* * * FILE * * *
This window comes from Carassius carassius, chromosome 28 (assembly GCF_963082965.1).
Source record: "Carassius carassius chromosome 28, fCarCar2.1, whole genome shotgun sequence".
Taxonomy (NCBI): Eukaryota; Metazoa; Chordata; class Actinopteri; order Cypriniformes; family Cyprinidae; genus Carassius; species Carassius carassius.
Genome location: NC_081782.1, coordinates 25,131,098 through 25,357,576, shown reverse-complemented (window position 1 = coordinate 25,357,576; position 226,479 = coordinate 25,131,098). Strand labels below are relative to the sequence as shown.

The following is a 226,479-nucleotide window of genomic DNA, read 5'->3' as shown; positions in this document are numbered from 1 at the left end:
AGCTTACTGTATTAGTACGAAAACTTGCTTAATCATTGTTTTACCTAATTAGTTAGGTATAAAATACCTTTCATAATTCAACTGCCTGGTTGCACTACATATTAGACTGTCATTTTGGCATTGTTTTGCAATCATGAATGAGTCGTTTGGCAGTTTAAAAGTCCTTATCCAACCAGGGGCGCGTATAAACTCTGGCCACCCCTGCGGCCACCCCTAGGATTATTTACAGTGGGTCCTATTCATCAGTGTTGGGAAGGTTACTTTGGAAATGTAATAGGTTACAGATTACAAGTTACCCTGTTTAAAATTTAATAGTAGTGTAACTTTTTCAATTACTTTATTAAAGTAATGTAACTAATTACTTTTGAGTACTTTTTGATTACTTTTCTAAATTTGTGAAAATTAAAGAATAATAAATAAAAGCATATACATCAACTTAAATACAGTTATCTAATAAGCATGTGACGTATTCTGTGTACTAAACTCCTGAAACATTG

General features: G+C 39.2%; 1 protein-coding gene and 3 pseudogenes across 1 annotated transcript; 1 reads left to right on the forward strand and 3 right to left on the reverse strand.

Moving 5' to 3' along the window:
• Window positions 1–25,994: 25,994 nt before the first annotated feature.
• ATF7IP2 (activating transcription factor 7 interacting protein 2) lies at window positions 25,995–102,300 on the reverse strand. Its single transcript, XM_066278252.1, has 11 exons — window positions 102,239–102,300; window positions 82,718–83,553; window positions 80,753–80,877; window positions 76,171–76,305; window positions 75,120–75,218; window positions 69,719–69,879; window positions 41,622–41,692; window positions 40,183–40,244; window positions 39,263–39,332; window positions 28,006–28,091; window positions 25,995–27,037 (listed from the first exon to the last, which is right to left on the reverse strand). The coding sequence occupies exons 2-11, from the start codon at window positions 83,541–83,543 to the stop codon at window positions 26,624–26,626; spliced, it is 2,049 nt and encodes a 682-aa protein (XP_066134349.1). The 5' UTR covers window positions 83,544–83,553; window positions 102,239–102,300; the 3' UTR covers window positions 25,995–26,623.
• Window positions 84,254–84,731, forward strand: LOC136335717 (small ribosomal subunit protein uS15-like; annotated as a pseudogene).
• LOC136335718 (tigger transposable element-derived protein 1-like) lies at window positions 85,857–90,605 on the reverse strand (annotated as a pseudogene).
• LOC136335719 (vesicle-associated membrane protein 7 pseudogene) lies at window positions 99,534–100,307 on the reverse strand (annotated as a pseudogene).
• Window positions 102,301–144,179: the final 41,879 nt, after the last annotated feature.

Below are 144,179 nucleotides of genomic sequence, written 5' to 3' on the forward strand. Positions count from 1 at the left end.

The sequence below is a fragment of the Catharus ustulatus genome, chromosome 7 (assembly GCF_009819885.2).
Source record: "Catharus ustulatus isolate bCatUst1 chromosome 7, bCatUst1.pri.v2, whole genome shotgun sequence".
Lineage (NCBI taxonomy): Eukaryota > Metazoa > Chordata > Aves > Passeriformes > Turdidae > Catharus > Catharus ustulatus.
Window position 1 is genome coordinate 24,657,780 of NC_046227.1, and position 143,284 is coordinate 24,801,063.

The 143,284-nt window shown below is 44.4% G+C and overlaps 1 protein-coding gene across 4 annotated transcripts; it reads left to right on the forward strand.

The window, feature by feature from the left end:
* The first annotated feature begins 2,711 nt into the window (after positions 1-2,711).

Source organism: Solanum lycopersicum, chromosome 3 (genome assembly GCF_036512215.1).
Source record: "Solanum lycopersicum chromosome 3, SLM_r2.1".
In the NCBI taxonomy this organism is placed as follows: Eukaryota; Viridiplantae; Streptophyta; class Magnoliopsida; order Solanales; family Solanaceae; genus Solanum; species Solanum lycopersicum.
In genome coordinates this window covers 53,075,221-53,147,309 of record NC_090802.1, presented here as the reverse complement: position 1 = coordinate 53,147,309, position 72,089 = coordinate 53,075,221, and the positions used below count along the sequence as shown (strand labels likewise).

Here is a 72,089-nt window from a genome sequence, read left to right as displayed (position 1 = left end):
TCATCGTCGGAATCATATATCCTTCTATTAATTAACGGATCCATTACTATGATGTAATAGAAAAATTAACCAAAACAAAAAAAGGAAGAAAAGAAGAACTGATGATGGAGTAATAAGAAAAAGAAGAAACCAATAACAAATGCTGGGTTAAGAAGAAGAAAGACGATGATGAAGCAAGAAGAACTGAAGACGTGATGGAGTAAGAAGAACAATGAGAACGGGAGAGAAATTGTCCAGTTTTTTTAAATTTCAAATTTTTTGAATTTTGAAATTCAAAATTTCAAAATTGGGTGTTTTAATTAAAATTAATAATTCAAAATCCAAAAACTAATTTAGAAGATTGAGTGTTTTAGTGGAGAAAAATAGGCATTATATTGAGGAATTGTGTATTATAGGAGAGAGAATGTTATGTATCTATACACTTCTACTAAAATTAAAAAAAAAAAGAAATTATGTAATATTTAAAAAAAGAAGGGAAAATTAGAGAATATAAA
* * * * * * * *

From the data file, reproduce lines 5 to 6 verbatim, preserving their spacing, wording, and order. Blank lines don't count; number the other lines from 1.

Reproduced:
The following is a 226,479-nucleotide window of genomic DNA, read 5'->3' as shown; positions in this document are numbered from 1 at the left end:
AGCTTACTGTATTAGTACGAAAACTTGCTTAATCATTGTTTTACCTAATTAGTTAGGTATAAAATACCTTTCATAATTCAACTGCCTGGTTGCACTACATATTAGACTGTCATTTTGGCATTGTTTTGCAATCATGAATGAGTCGTTTGGCAGTTTAAAAGTCCTTATCCAACCAGGGGCGCGTATAAACTCTGGCCACCCCTGCGGCCACCCCTAGGATTATTTACAGTGGGTCCTATTCATCAGTGTTGGGAAGGTTACTTTGGAAATGTAATAGGTTACAGATTACAAGTTACCCTGTTTAAAATTTAATAGTAGTGTAACTTTTTCAATTACTTTATTAAAGTAATGTAACTAATTACTTTTGAGTACTTTTTGATTACTTTTCTAAATTTGTGAAAATTAAAGAATAATAAATAAAAGCATATACATCAACTTAAATACAGTTATCTAATAAGCATGTGACGTATTCTGTGTACTAAACTCCTGAAACATTG